Fine, let’s talk about your mind. Creating art is a work out for your mind, a fun and challenging workout which involves many parts of the brain and helps to keep you not only contented but sharp as well. If you don’t believe me, read through some of “This Is Your Brain On Music” written by Dr. Daniel Levitin, neuroscientist and former sound engineer/ record producer, who explains in detail how playing music coordinates more disparate parts of the brain than almost anything else human beings can do. The same, or at least similar, is true of all arts. I know I’ve got at least a few doctors who read the SMNP so back me up in the comments section would ya?! (Paging Dr. Chops Grande? Dr. Vertesi?)
There’s one more connection I’d like to make between excercising and creating art. Even once you’re convinced of how important it is for your well-being (as you no doubt are by now) it will not just happen. You’re aware that excercise is good for you, it even kinda feels good, but you still have to force/push/motivate yourself to be disciplined about it and get your ass back in the gym again the next time, right? Same with your art! You gotta get back into that Soul Gym every goddamn week, throw some weights around with your creative mind until your heart can clean and jerk your body weight. (ps I’ve been waiting a long time for an excuse to use the term “clean and jerk”)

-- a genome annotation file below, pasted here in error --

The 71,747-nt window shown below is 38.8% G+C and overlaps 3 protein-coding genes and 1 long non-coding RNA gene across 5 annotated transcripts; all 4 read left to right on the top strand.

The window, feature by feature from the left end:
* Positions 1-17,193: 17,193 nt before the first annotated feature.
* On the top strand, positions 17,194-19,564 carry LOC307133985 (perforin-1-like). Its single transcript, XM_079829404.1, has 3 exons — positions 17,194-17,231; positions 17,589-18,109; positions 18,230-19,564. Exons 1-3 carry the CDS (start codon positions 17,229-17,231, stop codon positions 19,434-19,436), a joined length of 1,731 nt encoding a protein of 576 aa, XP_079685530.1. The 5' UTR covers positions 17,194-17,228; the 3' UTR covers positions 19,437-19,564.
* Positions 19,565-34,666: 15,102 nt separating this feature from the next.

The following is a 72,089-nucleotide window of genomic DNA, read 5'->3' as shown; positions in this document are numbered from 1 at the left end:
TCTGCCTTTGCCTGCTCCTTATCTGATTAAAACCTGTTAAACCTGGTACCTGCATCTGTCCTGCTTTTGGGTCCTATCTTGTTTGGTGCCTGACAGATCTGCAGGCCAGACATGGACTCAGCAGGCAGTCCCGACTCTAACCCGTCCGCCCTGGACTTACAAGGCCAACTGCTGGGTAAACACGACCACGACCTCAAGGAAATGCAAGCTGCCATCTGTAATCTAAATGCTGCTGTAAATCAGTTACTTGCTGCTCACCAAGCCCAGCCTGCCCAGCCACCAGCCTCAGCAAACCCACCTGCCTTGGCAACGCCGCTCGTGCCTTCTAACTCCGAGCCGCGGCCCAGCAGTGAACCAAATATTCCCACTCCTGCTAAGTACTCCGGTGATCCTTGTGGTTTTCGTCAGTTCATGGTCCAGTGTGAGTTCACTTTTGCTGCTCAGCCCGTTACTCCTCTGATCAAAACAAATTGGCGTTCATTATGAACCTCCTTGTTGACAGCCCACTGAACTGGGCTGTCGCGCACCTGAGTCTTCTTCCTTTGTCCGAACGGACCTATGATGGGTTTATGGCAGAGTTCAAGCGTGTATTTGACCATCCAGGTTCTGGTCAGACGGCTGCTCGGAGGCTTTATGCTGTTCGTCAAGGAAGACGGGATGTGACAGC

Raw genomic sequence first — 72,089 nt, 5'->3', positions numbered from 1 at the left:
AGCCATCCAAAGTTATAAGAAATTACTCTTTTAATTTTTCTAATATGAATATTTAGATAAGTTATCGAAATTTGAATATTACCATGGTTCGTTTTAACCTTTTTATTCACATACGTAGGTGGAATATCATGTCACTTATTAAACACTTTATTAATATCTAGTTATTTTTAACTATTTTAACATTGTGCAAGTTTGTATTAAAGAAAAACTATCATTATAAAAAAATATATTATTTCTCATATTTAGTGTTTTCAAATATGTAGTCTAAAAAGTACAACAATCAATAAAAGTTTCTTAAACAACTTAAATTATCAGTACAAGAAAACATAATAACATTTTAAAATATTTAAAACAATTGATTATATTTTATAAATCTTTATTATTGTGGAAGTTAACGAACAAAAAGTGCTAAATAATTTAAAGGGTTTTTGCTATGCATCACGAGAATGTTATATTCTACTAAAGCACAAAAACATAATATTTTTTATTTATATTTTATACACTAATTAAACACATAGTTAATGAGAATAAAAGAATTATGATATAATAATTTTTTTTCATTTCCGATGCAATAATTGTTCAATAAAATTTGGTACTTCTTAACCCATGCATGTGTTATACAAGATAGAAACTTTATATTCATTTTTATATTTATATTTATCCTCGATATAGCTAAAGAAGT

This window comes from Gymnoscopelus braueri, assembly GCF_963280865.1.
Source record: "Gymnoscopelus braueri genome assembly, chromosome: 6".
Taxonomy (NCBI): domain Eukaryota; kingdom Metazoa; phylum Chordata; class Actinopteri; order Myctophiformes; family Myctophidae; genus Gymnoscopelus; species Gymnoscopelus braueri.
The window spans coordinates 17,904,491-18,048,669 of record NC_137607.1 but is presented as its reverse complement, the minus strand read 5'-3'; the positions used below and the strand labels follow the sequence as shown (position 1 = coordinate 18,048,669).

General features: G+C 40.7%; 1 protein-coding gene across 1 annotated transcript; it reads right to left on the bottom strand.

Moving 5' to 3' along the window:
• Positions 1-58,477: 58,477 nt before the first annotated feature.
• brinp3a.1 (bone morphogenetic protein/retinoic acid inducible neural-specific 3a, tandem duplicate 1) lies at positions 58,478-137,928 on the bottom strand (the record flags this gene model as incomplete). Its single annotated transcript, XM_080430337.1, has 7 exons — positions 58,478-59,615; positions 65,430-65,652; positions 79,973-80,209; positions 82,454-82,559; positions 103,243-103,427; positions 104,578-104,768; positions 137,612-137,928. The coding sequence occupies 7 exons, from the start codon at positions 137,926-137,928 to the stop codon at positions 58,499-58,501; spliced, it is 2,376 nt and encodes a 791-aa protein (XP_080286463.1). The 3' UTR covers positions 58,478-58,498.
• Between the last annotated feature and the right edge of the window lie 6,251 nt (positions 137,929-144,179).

I hear some believers out there who are still thinking: “That’s all well and good JD, but I’ve got a lot on my plate. Taking “me-time” out for drawing a picture seems a bit selfish, no?”
You’re damn right it is. It’s the good kind of selfish. In a nutshell, it’s the kind of selfish that makes you a more independently content person. Your art becomes one more, very important, source of contentment in your life. And the more sources the better.
The Power of Options
I was talking to a friend and “part-timer” the other day whose job has kept her preoccupied and somewhat anxious for quite some time now. I reminded her that she wasn’t committed to staying at that job, that there were other options out there for someone with her talent and skills, “Having options = having power” I said, “the power to change your situation for the better. The moment you forget you have options is the moment you’ll be anxiety ridden because you feel “stuck,” helpless, and frustrated.”
After we talked, I was thinking of that “options = power” idea as it might apply to my part-time artist friends, but more along the lines of “the more healthy, fun things you indulge in (booze = fun indulgence, but doesn’t really = healthy), the more you have to give to other areas of your life” More sources of contentment = balance and freedom.
These sources may include: family, friends/relationships, career, hobbies, interests, and creative outlets.